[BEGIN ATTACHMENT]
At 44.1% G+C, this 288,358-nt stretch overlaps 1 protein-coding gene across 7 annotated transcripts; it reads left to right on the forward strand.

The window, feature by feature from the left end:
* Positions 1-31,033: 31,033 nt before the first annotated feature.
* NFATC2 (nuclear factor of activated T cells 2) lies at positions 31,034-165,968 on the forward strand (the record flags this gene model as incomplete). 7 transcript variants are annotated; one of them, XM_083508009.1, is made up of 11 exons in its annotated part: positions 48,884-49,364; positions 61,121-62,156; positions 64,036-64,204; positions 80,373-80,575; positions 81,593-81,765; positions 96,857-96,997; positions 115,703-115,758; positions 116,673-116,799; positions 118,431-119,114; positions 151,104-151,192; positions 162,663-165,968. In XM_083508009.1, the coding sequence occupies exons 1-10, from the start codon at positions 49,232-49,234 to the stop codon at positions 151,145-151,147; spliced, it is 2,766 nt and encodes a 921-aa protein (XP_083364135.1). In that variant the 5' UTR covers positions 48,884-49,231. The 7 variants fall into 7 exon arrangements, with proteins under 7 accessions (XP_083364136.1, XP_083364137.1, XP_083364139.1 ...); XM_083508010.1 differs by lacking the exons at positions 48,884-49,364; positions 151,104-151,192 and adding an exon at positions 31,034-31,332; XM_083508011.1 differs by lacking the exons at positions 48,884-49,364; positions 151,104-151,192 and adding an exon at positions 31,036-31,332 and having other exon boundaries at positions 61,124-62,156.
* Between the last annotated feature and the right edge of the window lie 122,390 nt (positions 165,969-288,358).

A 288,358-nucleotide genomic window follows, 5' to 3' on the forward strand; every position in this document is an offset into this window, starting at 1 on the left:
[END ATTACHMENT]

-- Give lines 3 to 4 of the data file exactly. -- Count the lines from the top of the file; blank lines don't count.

* Positions 1-31,033: 31,033 nt before the first annotated feature.
* NFATC2 (nuclear factor of activated T cells 2) lies at positions 31,034-165,968 on the forward strand (the record flags this gene model as incomplete). 7 transcript variants are annotated; one of them, XM_083508009.1, is made up of 11 exons in its annotated part: positions 48,884-49,364; positions 61,121-62,156; positions 64,036-64,204; positions 80,373-80,575; positions 81,593-81,765; positions 96,857-96,997; positions 115,703-115,758; positions 116,673-116,799; positions 118,431-119,114; positions 151,104-151,192; positions 162,663-165,968. In XM_083508009.1, the coding sequence occupies exons 1-10, from the start codon at positions 49,232-49,234 to the stop codon at positions 151,145-151,147; spliced, it is 2,766 nt and encodes a 921-aa protein (XP_083364135.1). In that variant the 5' UTR covers positions 48,884-49,231. The 7 variants fall into 7 exon arrangements, with proteins under 7 accessions (XP_083364136.1, XP_083364137.1, XP_083364139.1 ...); XM_083508010.1 differs by lacking the exons at positions 48,884-49,364; positions 151,104-151,192 and adding an exon at positions 31,034-31,332; XM_083508011.1 differs by lacking the exons at positions 48,884-49,364; positions 151,104-151,192 and adding an exon at positions 31,036-31,332 and having other exon boundaries at positions 61,124-62,156.